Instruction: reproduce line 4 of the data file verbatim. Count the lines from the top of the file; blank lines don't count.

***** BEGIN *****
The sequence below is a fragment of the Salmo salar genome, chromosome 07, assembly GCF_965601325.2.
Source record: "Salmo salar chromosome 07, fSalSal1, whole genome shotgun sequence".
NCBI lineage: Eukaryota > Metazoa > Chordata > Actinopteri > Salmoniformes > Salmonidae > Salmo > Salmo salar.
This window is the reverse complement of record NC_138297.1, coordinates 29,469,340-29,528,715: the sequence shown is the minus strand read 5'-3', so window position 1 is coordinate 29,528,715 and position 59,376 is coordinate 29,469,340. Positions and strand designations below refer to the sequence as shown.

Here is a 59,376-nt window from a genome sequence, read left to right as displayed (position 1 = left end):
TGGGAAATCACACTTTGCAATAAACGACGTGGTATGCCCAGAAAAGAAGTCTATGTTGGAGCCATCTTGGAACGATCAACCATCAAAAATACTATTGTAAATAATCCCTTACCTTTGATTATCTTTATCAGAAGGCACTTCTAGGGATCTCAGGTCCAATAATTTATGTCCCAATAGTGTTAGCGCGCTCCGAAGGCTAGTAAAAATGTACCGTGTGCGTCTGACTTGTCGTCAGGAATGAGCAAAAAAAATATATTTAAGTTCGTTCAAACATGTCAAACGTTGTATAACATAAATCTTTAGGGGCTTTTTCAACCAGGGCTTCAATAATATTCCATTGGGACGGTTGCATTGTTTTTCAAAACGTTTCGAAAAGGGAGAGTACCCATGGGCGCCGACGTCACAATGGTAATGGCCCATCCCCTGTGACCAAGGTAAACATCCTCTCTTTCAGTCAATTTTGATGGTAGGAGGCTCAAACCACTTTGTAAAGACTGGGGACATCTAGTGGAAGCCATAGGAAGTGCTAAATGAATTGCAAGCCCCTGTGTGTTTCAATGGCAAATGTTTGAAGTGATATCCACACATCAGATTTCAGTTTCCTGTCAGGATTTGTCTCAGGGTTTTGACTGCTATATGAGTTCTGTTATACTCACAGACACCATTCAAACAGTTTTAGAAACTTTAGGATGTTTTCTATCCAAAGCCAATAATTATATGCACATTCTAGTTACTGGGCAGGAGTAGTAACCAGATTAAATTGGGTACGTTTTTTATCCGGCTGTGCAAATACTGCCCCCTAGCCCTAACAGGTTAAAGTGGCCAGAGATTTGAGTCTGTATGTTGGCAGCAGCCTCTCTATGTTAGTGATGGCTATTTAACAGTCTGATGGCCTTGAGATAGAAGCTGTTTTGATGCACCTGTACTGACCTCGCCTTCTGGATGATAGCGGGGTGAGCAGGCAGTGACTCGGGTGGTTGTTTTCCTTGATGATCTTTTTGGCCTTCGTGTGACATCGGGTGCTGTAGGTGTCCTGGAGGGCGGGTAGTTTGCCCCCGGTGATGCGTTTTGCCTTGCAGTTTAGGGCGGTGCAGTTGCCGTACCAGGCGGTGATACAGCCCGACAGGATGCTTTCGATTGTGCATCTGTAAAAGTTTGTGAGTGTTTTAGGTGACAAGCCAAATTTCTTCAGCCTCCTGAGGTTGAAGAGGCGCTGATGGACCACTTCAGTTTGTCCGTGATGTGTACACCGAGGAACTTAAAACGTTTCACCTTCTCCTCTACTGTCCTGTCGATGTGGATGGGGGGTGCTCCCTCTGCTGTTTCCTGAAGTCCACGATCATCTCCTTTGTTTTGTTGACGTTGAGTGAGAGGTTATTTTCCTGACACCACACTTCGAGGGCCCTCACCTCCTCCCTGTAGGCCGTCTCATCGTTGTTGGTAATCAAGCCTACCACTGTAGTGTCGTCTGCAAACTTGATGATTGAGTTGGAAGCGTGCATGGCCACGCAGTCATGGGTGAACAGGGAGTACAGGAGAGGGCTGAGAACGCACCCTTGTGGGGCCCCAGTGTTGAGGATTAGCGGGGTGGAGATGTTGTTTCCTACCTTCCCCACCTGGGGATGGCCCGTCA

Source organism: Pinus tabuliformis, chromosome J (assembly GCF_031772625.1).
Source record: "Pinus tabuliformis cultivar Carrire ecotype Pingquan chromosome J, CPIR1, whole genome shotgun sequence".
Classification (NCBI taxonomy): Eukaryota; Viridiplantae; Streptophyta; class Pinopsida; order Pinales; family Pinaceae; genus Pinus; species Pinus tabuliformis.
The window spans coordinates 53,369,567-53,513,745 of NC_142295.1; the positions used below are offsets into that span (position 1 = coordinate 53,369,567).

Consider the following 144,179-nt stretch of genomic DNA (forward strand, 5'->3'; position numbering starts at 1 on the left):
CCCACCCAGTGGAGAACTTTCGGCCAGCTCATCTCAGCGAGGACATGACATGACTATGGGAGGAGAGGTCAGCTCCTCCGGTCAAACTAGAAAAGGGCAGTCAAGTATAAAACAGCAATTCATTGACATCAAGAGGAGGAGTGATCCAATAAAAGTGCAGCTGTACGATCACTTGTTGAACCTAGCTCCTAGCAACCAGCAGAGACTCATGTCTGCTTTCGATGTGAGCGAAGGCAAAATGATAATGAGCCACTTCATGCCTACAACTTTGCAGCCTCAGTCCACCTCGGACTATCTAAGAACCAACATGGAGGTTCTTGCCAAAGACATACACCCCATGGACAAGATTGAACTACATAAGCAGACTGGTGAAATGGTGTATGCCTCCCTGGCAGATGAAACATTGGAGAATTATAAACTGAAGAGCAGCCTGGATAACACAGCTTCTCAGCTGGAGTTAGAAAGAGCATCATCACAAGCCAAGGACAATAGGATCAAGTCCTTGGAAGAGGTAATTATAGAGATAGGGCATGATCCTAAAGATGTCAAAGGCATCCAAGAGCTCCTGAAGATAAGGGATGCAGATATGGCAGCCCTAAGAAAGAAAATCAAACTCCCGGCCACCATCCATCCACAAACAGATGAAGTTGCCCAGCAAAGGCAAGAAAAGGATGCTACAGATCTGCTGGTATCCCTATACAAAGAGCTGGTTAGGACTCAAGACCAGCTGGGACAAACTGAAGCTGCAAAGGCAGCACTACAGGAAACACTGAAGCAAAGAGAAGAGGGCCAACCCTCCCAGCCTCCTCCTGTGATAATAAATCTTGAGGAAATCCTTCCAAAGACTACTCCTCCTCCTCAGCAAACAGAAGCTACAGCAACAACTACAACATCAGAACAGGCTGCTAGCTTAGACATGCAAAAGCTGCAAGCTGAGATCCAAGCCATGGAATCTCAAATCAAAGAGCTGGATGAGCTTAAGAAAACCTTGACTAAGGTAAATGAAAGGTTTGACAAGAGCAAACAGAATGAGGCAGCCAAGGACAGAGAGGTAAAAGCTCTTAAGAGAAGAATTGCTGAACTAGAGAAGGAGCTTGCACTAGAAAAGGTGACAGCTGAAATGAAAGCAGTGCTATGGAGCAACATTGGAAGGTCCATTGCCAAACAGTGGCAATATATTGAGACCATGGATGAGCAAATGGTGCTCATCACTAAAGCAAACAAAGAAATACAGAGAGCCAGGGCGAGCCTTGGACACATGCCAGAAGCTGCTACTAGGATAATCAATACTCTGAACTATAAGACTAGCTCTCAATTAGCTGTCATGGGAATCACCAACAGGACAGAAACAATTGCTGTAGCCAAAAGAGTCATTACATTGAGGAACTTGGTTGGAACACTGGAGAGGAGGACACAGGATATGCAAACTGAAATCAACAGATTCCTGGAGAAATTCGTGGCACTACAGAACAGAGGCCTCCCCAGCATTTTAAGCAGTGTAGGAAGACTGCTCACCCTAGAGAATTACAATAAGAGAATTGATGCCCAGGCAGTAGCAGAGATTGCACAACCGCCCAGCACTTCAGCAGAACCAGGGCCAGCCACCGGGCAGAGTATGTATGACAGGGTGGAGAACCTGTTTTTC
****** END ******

This window is the reverse complement of record NC_138297.1, coordinates 29,469,340-29,528,715: the sequence shown is the minus strand read 5'-3', so window position 1 is coordinate 29,528,715 and position 59,376 is coordinate 29,469,340. Positions and strand designations below refer to the sequence as shown.